Now that your kids are back in school and we’re back to embracing morning routines (and nightly homework), we must also prepares ourselves for the inevitable: the back-to-school illnesses.
Close quarters, sharing of toys and seasonal viruses lend to this phenomena of those back-to-school bugs. Arm your family with some simple preventive measures and knowledge about some of the most common back-to-school germs.
This is number one on my back-to-school illness list for good reason. It’s the most common and most contagious illness your child will encounter. The good news is that most colds are mild with runny/stuffy nose, mild sore throat and cough. While a bit annoying to your child, she usually is up to going about her day (this includes school).
Just remind your child to sneeze and cough into the crook of her elbow and wash her hands frequently throughout the day to reduce the spread of this virus to her classmates. Any child with a fever of 100.4 F or higher should remain home until they are fever free for 24 hours.
Unfortunately, it’s that time of year… and the various strains of the flu virus start to make its rounds. You’ll know your child has this when he is suddenly hit with a high fever (usually over 101 F), has body aches and is unusually tired. Unlike the common cold, the flu will hit your child much harder and likely keep him out of school for a couple of days.
Also known as gastroenteritis, this virus affects the lining of the GI tract causing pain, vomiting, and/or diarrhea. It’s extremely common during the school year. Kids are typically sidelined for a day or two. Hydration is the top priority. Offer your little ones frequent sips of clear liquids to stay on top of it.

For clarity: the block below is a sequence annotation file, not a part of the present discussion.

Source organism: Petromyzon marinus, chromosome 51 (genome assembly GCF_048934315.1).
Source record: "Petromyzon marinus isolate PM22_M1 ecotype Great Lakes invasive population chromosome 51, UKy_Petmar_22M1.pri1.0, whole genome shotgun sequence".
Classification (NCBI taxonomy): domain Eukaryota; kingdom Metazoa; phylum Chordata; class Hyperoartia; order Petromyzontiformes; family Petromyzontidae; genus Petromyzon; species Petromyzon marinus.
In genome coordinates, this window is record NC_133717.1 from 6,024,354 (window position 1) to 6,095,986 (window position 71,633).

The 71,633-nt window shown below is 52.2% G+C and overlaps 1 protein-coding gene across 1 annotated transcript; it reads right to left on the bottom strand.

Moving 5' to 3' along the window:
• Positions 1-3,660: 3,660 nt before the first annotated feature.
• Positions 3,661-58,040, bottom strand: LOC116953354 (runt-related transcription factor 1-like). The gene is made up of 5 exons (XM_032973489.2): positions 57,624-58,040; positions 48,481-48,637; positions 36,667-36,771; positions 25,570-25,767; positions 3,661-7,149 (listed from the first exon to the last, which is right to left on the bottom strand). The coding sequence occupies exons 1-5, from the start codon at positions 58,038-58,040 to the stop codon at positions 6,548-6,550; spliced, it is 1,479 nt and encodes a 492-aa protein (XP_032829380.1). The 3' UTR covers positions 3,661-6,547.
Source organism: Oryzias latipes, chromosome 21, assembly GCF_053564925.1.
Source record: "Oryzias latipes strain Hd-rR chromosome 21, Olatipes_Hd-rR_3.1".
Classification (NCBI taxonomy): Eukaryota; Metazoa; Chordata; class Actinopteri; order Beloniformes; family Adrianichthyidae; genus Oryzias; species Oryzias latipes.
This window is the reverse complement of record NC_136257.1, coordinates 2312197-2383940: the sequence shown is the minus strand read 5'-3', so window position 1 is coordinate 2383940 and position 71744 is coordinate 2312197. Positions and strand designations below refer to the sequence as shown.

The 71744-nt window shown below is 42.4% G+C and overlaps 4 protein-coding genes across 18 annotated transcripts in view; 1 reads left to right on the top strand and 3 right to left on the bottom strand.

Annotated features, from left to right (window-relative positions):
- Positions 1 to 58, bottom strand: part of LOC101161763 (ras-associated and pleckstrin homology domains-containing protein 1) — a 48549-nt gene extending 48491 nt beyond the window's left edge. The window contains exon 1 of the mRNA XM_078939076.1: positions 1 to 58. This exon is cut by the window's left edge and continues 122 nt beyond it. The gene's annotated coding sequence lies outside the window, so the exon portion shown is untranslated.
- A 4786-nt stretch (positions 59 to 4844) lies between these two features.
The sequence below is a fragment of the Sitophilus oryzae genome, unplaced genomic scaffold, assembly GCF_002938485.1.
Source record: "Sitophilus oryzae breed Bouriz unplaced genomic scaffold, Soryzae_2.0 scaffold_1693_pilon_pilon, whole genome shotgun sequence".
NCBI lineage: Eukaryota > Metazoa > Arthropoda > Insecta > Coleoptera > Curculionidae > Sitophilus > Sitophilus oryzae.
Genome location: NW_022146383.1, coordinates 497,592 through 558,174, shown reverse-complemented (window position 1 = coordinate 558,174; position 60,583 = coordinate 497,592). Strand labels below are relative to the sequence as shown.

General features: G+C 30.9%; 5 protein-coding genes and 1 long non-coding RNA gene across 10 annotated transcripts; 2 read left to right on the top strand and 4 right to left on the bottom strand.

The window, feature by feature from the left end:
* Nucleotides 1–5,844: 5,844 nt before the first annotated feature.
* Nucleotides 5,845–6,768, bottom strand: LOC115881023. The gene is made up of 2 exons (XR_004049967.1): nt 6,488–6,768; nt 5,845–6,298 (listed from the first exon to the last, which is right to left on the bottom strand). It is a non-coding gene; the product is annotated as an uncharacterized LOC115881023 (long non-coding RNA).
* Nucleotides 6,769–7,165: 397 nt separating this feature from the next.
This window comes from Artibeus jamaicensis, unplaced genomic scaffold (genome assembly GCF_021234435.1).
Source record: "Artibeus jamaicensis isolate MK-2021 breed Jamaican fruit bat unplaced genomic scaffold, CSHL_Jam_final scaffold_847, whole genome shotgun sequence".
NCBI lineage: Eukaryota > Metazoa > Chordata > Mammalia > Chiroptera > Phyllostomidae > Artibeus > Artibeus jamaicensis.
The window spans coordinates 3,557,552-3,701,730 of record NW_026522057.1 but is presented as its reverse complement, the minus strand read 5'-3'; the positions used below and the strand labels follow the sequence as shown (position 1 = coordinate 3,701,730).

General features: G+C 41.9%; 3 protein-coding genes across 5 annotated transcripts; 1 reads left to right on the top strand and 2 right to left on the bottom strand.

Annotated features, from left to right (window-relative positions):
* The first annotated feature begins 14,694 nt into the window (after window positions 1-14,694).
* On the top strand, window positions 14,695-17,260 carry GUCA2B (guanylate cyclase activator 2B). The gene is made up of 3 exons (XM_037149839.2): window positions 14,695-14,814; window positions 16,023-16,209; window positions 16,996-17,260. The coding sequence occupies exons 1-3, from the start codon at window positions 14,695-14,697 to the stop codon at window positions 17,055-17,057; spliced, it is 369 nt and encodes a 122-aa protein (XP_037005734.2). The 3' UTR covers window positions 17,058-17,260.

Eye discharge is one of those things that makes everybody squirm and start washing their hands religiously. Hand washing is good because this infection is highly contagious and seems to spread like wildfire when kids are in close quarters. Yellow/green eye discharge and waking up with one or both eyes sealed shut are good indications that your child indeed has pink eye (aka bacterial conjunctivitis) and will need antibiotic eye drops prior to returning to school.
This bacterial infection (caused by Group A Strep) causes fever, severe sore throat, headache and loss of appetite. It’s highly contagious and needs to be treated with oral antibiotics to prevent serious complications.
When it comes to these common back-to-school illnesses, hand washing is one of our best defenses. Washing after playing outside, before eating and after using the restroom with good old soap and water will go far in preventing many of these contagious viruses and bacteria.
Now is the time to ask your child’s doctor about the flu shot. Many pediatric offices have already received their seasonal supply.
Remind your children not to share drinking or eating utensils and to sneeze/cough into the crook of their elbows. Carry a travel size hand sanitizer for when soap and water are unavailable. And, don’t underestimate the power of sleep, a healthy diet and plenty of exercise to keep their little immune systems in tip top shape.
DR MOM’S BOTTOM LINE:Yes, back-to-school means back to fighting off the multitude of germs. However, with some simple hand hygiene habits and knowledge of some of the most common illnesses, you and your children will thrive this school year, save for a few necessary sick days.